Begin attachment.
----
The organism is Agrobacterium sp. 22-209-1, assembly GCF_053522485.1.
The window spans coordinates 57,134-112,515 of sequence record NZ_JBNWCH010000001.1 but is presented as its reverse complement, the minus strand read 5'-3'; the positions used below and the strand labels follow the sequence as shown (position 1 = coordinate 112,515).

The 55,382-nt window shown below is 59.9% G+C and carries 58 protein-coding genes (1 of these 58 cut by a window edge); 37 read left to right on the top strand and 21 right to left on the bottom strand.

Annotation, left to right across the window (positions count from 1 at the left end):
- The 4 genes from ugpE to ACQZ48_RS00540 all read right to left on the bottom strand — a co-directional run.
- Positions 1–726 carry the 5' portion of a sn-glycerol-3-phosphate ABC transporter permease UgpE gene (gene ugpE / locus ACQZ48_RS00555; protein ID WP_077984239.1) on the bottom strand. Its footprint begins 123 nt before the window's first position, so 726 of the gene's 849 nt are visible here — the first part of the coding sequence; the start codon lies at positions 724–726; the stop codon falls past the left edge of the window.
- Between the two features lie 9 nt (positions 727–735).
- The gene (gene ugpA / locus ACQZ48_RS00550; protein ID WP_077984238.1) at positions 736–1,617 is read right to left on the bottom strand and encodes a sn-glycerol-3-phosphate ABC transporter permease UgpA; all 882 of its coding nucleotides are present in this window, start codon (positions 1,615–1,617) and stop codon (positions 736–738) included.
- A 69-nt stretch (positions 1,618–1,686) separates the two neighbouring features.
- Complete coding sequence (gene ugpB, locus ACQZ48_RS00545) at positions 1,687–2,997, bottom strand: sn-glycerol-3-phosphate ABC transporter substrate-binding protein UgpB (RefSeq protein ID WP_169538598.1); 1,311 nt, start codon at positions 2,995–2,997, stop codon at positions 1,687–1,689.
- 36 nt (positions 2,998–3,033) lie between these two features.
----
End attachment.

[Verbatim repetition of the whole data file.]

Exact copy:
The organism is Agrobacterium sp. 22-209-1, assembly GCF_053522485.1.
The window spans coordinates 57,134-112,515 of sequence record NZ_JBNWCH010000001.1 but is presented as its reverse complement, the minus strand read 5'-3'; the positions used below and the strand labels follow the sequence as shown (position 1 = coordinate 112,515).

The 55,382-nt window shown below is 59.9% G+C and carries 58 protein-coding genes (1 of these 58 cut by a window edge); 37 read left to right on the top strand and 21 right to left on the bottom strand.

Annotation, left to right across the window (positions count from 1 at the left end):
- The 4 genes from ugpE to ACQZ48_RS00540 all read right to left on the bottom strand — a co-directional run.
- Positions 1–726 carry the 5' portion of a sn-glycerol-3-phosphate ABC transporter permease UgpE gene (gene ugpE / locus ACQZ48_RS00555; protein ID WP_077984239.1) on the bottom strand. Its footprint begins 123 nt before the window's first position, so 726 of the gene's 849 nt are visible here — the first part of the coding sequence; the start codon lies at positions 724–726; the stop codon falls past the left edge of the window.
- Between the two features lie 9 nt (positions 727–735).
- The gene (gene ugpA / locus ACQZ48_RS00550; protein ID WP_077984238.1) at positions 736–1,617 is read right to left on the bottom strand and encodes a sn-glycerol-3-phosphate ABC transporter permease UgpA; all 882 of its coding nucleotides are present in this window, start codon (positions 1,615–1,617) and stop codon (positions 736–738) included.
- A 69-nt stretch (positions 1,618–1,686) separates the two neighbouring features.
- Complete coding sequence (gene ugpB, locus ACQZ48_RS00545) at positions 1,687–2,997, bottom strand: sn-glycerol-3-phosphate ABC transporter substrate-binding protein UgpB (RefSeq protein ID WP_169538598.1); 1,311 nt, start codon at positions 2,995–2,997, stop codon at positions 1,687–1,689.
- 36 nt (positions 2,998–3,033) lie between these two features.